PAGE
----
Seriousness of virus can’t be downplayed says patient who spent 5 weeks in a coma
When Dale Altrows showed up at the ER with fever, blurry vision and a dry cough, doctors weren’t sure what he had.
Altrows arrived at the Jewish General Hospital on May 17, about the same time as H1N1 cases leveled off in Mexico, considered the epicentre of the virus, and World Health Organization experts warned of a potential worldwide outbreak.
Officials at the Jewish weren’t taking any chances. They suspected Altrows had pneumonia, but they also tested him for swine flu. Twice.
The first test came back negative but Altrows’s health deteriorated rapidly. The infection in his lung took over. He needed help breathing. His family was warned that he might not make it.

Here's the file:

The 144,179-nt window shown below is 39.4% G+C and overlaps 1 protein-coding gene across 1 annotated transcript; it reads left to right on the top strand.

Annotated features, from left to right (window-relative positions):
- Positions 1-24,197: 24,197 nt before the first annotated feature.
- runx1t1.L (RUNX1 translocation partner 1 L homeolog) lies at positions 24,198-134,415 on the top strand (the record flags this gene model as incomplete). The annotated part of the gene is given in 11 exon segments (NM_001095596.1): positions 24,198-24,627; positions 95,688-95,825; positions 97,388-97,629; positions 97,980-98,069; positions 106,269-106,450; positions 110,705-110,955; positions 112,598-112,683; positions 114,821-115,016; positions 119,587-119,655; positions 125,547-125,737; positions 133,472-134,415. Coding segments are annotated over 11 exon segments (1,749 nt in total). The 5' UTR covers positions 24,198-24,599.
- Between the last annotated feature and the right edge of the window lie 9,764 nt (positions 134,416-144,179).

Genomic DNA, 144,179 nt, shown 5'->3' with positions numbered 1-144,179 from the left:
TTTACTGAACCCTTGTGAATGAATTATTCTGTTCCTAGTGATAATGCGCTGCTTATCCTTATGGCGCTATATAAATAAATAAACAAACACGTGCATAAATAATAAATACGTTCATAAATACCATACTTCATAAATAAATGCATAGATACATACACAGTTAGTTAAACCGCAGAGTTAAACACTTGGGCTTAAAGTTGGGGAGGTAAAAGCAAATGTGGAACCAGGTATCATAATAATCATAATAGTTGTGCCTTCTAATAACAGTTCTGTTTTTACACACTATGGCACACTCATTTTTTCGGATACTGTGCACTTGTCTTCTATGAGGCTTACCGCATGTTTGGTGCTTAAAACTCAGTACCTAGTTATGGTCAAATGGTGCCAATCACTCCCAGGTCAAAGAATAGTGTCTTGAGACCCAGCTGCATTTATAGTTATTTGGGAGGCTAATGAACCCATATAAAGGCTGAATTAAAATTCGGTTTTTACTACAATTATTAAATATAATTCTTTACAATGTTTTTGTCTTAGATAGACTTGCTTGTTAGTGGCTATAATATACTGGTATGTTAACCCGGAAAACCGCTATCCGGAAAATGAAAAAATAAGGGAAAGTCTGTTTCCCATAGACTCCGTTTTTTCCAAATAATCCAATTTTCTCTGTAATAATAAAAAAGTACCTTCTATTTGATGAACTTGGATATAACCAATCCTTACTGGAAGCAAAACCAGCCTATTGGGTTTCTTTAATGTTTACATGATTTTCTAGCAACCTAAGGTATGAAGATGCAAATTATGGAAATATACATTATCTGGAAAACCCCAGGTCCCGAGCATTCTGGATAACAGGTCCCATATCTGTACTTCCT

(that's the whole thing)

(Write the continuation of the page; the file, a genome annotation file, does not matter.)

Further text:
A second test confirmed H1N1 virus. “I don’t remember anything after that,” Altrows said.
He awoke in ICU five weeks later – freaked out because he couldn’t walk or talk. “He was in a medically induced coma,” said his partner, Carl Olssen.
Now that he’s home, Altrows says that swine flu fears are no hype even though stories of infection no longer make front-page headlines.
“The seriousness of the flu should not be downplayed,” said Altrows, who initially went to a hospital in LaSalle, where he was prescribed antibiotics. He landed at the Jewish two days later when his symptoms worsened.
Altrows’s family filled him in on what had happened. He was placed in isolation and heavily sedated.
Despite getting doses of Tamiflu, his organs started shutting down.
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